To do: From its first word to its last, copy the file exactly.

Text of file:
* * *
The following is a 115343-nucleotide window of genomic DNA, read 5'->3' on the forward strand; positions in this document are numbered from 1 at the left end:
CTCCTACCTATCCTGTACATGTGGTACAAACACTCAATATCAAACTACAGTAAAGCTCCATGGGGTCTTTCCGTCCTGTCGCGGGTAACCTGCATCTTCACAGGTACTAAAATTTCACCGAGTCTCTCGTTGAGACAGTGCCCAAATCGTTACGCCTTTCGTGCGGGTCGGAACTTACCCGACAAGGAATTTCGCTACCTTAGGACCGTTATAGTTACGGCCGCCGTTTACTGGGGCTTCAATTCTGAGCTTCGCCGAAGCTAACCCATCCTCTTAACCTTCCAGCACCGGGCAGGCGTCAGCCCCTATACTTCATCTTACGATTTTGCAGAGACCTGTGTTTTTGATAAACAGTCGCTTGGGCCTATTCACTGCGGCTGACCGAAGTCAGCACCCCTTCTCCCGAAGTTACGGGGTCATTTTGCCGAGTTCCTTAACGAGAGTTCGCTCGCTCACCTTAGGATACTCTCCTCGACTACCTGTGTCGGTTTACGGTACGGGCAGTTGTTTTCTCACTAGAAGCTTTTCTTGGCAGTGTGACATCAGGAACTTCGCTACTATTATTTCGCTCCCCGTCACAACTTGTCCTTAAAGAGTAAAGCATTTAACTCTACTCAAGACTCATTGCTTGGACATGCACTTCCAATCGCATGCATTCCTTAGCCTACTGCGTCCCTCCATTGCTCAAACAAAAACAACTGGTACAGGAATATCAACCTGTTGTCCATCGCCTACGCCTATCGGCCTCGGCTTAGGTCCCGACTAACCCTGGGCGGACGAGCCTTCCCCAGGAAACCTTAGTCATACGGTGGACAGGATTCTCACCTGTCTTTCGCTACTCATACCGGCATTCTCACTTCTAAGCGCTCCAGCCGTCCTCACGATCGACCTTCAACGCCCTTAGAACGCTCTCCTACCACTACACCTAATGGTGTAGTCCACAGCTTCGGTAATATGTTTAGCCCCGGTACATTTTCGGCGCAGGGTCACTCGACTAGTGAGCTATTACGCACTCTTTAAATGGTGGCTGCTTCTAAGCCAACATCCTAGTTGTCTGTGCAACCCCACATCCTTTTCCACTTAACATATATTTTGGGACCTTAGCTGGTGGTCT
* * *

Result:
The following is a 115343-nucleotide window of genomic DNA, read 5'->3' on the forward strand; positions in this document are numbered from 1 at the left end:
CTCCTACCTATCCTGTACATGTGGTACAAACACTCAATATCAAACTACAGTAAAGCTCCATGGGGTCTTTCCGTCCTGTCGCGGGTAACCTGCATCTTCACAGGTACTAAAATTTCACCGAGTCTCTCGTTGAGACAGTGCCCAAATCGTTACGCCTTTCGTGCGGGTCGGAACTTACCCGACAAGGAATTTCGCTACCTTAGGACCGTTATAGTTACGGCCGCCGTTTACTGGGGCTTCAATTCTGAGCTTCGCCGAAGCTAACCCATCCTCTTAACCTTCCAGCACCGGGCAGGCGTCAGCCCCTATACTTCATCTTACGATTTTGCAGAGACCTGTGTTTTTGATAAACAGTCGCTTGGGCCTATTCACTGCGGCTGACCGAAGTCAGCACCCCTTCTCCCGAAGTTACGGGGTCATTTTGCCGAGTTCCTTAACGAGAGTTCGCTCGCTCACCTTAGGATACTCTCCTCGACTACCTGTGTCGGTTTACGGTACGGGCAGTTGTTTTCTCACTAGAAGCTTTTCTTGGCAGTGTGACATCAGGAACTTCGCTACTATTATTTCGCTCCCCGTCACAACTTGTCCTTAAAGAGTAAAGCATTTAACTCTACTCAAGACTCATTGCTTGGACATGCACTTCCAATCGCATGCATTCCTTAGCCTACTGCGTCCCTCCATTGCTCAAACAAAAACAACTGGTACAGGAATATCAACCTGTTGTCCATCGCCTACGCCTATCGGCCTCGGCTTAGGTCCCGACTAACCCTGGGCGGACGAGCCTTCCCCAGGAAACCTTAGTCATACGGTGGACAGGATTCTCACCTGTCTTTCGCTACTCATACCGGCATTCTCACTTCTAAGCGCTCCAGCCGTCCTCACGATCGACCTTCAACGCCCTTAGAACGCTCTCCTACCACTACACCTAATGGTGTAGTCCACAGCTTCGGTAATATGTTTAGCCCCGGTACATTTTCGGCGCAGGGTCACTCGACTAGTGAGCTATTACGCACTCTTTAAATGGTGGCTGCTTCTAAGCCAACATCCTAGTTGTCTGTGCAACCCCACATCCTTTTCCACTTAACATATATTTTGGGACCTTAGCTGGTGGTCT